'Journey to Justice' March held in Monticello - WLBT.com - Jackson, MS

'Journey to Justice' March held in Monticello

'Journey to Justice' march in Monticello, MS (Source: WLBT) 'Journey to Justice' march in Monticello, MS (Source: WLBT)
'Journey to Justice' march in Monticello, MS (Source: WLBT) 'Journey to Justice' march in Monticello, MS (Source: WLBT)

Events commemorating Dr. Martin Luther King are taking place in Mississippi.

Sunday the Lawrence County chapter of the NAACP wrapped up the "Journey to Justice" peaceful protest in Monticello. Organizers wanted to honor Dr. King and they felt this was the best way to do that.

More than 100 people exercised their first amendment rights along Broad Street in Monticello to the Lawrence County Courthouse, yelling out, "No justice, no peace" and "Hands up, don't shoot."

"We are here to make our voices heard," said Cathy Clark, organizer of the march. Dr. King said.

Organizers said because Dr. Martin Luther King Day is Monday, this was a perfect time for them to demonstrate their fight for justice and equality .People young and old came out to march and organizers wanted to imitate what Dr. King stood for.

"I'm reflecting on the quote by Dr. King he says "Our lives begin to end the day we become silent about things that matter. So I felt that was moving to me to let me know that we needed to organize, we need to mobilize. And if you look at our crowd, we have a variety of age groups here. So this is an educational moment for our youth," said organizer Cathy Clark.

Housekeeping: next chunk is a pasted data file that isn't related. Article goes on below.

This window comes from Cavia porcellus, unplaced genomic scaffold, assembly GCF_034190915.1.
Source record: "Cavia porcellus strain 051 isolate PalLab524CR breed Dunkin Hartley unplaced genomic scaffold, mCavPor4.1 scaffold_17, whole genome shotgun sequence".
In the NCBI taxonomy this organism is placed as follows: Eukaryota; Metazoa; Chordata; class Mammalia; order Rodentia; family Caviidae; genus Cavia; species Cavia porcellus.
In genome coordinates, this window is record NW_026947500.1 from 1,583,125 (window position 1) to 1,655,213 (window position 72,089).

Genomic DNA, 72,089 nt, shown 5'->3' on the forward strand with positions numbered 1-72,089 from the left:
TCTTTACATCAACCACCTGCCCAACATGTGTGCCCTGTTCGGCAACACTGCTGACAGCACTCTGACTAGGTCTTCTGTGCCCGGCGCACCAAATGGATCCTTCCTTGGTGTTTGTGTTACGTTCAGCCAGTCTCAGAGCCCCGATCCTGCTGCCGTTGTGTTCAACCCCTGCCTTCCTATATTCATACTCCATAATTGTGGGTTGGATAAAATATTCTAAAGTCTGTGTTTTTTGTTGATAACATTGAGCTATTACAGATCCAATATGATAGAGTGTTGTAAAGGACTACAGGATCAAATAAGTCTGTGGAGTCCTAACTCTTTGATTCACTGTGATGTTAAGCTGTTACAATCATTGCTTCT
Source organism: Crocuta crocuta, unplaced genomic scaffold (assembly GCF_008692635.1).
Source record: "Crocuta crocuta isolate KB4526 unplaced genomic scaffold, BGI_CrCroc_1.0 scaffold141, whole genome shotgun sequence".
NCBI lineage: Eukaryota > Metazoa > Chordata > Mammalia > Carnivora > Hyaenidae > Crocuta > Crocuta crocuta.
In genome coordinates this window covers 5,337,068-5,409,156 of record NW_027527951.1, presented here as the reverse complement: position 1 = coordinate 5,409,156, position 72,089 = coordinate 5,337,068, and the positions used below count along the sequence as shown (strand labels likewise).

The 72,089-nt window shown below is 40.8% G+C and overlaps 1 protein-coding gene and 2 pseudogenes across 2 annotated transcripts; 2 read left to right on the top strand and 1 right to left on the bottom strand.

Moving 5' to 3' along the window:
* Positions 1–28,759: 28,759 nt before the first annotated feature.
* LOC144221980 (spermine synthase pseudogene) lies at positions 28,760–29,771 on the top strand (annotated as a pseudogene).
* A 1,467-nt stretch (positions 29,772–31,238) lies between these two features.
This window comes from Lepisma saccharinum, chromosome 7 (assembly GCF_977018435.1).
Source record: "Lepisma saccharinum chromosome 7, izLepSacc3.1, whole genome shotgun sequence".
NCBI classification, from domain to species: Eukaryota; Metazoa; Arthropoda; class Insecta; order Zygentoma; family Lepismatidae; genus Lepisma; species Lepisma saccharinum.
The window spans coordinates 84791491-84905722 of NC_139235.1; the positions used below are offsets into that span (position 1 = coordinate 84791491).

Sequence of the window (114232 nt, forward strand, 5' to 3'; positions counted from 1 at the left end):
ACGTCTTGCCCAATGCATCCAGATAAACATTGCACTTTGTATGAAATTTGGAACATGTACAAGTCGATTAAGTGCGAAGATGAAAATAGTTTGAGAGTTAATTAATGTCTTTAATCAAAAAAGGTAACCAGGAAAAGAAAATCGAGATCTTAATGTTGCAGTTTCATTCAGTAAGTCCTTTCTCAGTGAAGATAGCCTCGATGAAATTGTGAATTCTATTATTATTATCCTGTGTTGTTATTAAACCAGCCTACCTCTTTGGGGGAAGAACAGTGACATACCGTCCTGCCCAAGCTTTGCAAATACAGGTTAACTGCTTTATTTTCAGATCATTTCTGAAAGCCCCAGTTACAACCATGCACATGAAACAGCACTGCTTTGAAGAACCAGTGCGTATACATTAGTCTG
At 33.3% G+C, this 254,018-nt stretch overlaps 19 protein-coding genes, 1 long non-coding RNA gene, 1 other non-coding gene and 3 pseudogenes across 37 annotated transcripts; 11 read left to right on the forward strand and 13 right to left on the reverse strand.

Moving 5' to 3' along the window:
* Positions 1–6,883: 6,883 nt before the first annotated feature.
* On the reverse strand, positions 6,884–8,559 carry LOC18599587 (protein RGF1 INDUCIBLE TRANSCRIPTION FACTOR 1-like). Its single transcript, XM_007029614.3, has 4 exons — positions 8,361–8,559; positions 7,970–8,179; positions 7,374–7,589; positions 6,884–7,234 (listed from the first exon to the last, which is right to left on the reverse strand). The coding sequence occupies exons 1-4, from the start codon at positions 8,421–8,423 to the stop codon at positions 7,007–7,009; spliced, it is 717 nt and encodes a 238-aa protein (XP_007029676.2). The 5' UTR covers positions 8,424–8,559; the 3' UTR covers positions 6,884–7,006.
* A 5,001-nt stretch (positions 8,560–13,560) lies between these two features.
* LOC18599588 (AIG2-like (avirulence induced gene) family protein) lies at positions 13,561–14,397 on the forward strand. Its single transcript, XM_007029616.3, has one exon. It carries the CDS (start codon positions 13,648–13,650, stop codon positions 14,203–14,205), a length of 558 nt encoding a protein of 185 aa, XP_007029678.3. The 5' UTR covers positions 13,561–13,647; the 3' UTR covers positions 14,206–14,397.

The march hit close to home for Amelia Williams who lost her son last year.

"My son was killed a few months ago after he was pulled over for a traffic ticket," Williams said. "He held one hand up because his other one was broken and from my understanding police shot him in the head."

After reaching the Lawrence County courthouse, pastors and local civil rights activists gave speeches about what they felt was lacking in the criminal justice system.

"His (Dr. King's) long struggle for us to be where we are today," said Silvia Wallace Lewis of Monticello. "So I'm honored to take part in the March today for equal rights. Civil rights for everyone."

"It takes a village and you see the village here and I'm here to support my little ones, my kids," said Stephanie Taylor.

Clark says that's where it begins in the home and training up the youth.

"They can take it back to their generation, to their friends in the neighborhood, in the church," Clark explained. "At their school and say I was there on that day, I made a difference.

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